The term "homology modeling", also called comparative modeling or template-based modeling (TBM), refers to modeling a protein 3D
structure using a known experimentally determined structure of a homologous protein as a template. A protein structure is always of great
assistance in the study of protein function, dynamics, interactions with ligands and other proteins, and even within pharmaceutical industry
in structure-based drug discovery and drug design. Homology modeling can provide the molecular biologists and biochemists with "low-
resolution" structures, which will contain sufficient information about the spatial arrangement of important residues in the protein and
which may guide the design of new experiments. For example, the design of site-directed mutagenesis experiments could be considerably
improved if such "low-resolution" model structures could be used.
Experimental elucidation of a protein structure may often be delayed by difficulties in obtaining a sufficient amount of protein (cloning,
expression and purification of milligram quantities), by difficulties associated with crystallization, and even the protein crystallographic part
may become a source of problems. In this context, it is not surprising that methods dealing with the prediction of protein structure have
gained much interest. Among these methods, the method of homology modeling usually provides the most reliable result. The use of this
method is based on the observation that two proteins belonging to the same family and sharing similar amino acid sequences will have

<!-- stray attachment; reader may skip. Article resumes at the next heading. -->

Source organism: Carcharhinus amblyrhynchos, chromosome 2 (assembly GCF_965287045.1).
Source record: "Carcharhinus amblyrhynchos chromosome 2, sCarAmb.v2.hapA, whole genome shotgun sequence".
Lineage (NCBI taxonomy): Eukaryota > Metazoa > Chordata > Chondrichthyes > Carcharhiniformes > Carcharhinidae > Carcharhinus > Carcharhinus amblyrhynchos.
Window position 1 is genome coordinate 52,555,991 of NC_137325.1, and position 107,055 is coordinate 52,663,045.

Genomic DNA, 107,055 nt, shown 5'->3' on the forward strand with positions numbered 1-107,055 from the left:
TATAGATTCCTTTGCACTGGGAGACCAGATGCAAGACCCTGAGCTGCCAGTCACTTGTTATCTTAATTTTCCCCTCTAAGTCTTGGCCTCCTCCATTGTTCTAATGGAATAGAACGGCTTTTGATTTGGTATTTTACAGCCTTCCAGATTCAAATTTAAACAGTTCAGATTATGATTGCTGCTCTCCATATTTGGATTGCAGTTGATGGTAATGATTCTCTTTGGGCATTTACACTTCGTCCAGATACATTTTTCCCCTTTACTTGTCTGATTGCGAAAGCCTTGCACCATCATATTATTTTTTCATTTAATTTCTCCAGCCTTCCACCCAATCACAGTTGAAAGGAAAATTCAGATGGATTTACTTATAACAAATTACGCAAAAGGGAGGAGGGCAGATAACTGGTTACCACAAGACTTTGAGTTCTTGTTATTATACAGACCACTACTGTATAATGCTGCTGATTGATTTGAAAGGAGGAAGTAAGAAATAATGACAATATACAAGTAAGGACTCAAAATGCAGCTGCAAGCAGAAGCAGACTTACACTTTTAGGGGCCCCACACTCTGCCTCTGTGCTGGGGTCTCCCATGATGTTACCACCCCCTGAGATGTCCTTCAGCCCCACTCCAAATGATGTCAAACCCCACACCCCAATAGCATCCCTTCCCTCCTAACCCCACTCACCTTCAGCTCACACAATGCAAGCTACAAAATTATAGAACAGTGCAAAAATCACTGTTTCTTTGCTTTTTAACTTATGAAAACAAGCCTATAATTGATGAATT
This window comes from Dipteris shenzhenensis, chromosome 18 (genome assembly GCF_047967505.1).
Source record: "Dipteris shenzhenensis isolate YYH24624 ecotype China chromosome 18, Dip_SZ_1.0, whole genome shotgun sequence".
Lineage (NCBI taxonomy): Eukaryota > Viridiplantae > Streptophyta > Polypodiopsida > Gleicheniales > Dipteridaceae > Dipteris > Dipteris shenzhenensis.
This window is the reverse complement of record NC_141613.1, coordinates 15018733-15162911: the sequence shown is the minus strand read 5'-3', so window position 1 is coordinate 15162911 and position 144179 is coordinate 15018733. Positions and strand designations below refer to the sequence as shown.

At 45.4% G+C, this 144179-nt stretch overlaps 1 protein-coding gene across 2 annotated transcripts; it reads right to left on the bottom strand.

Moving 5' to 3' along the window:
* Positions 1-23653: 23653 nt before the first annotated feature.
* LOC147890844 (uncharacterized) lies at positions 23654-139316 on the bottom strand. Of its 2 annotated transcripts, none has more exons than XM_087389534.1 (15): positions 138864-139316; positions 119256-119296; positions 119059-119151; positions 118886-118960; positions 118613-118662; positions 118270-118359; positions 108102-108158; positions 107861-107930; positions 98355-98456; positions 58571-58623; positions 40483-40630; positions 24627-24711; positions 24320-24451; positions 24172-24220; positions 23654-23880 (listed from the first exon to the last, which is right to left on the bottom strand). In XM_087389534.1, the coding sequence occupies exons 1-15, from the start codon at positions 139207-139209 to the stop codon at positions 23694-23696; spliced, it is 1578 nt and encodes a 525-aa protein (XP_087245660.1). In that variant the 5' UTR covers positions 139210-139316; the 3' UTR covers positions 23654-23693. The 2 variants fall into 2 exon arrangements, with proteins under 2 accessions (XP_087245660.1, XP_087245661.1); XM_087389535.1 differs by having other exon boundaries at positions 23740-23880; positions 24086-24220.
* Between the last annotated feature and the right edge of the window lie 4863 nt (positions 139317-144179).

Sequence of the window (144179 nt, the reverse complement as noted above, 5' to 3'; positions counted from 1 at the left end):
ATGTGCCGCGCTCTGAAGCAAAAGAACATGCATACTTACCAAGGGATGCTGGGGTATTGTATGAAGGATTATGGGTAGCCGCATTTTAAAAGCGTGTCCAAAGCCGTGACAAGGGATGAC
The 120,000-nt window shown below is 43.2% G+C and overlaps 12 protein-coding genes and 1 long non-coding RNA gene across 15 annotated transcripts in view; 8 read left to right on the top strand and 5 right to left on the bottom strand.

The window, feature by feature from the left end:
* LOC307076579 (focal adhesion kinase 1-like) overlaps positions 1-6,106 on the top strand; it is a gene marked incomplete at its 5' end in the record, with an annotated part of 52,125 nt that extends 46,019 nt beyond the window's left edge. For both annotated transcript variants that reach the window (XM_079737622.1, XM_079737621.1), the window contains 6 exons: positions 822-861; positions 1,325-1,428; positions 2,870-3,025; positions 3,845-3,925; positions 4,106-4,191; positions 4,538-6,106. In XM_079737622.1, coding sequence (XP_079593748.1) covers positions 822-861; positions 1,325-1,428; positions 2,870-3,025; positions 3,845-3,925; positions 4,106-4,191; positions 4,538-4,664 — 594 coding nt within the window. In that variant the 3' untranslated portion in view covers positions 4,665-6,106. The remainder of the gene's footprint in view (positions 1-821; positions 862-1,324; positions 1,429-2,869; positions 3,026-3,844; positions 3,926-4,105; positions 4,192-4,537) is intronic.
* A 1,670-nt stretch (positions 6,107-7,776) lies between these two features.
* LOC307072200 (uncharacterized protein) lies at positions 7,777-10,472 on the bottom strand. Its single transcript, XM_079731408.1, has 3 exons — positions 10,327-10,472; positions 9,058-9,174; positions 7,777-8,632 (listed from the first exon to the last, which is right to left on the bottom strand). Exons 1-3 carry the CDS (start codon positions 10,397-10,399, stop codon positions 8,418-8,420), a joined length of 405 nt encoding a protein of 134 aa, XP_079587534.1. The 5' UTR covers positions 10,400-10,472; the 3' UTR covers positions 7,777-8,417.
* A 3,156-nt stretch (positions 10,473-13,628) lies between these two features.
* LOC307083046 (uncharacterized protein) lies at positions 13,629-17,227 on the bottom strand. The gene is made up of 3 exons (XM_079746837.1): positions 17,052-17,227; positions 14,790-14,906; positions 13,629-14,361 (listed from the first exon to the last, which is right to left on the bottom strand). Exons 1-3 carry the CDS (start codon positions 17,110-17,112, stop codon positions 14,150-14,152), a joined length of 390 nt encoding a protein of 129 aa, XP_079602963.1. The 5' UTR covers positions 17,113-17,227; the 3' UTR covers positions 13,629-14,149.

similar three-dimensional structures. By other words, the problem is reduced to finding a modeling template.
After finding a template it is an absolute requirement that before starting the modeling project, you make a multiple sequence alignment,
which should include your sequence, the sequence of the template and some other sequences of proteins belonging to the same family.
This will give you an overview of the general features of the protein family, the degree of conservation, the consensus sequence motifs, etc.
It would also be very desirable to make a secondary structure prediction, discussed in the tutorial on sequence alignment. Most importantly,
the positions of insertions and deletions should be correct, likewise the conservation of important residues, for example active site
residues. When the sequence analysis is done and the alignment is corrected accordingly, we may proceed to the modeling. The modeling
software will thread your sequence on the template structure, thus creating a preliminary model of you protein (backbone generation).
After that it will try to build missing parts, generate side chains for replaced residues and optimize side chain conformations, etc. At the last
step the overall model needs to be optimized followed by verification of model quality.
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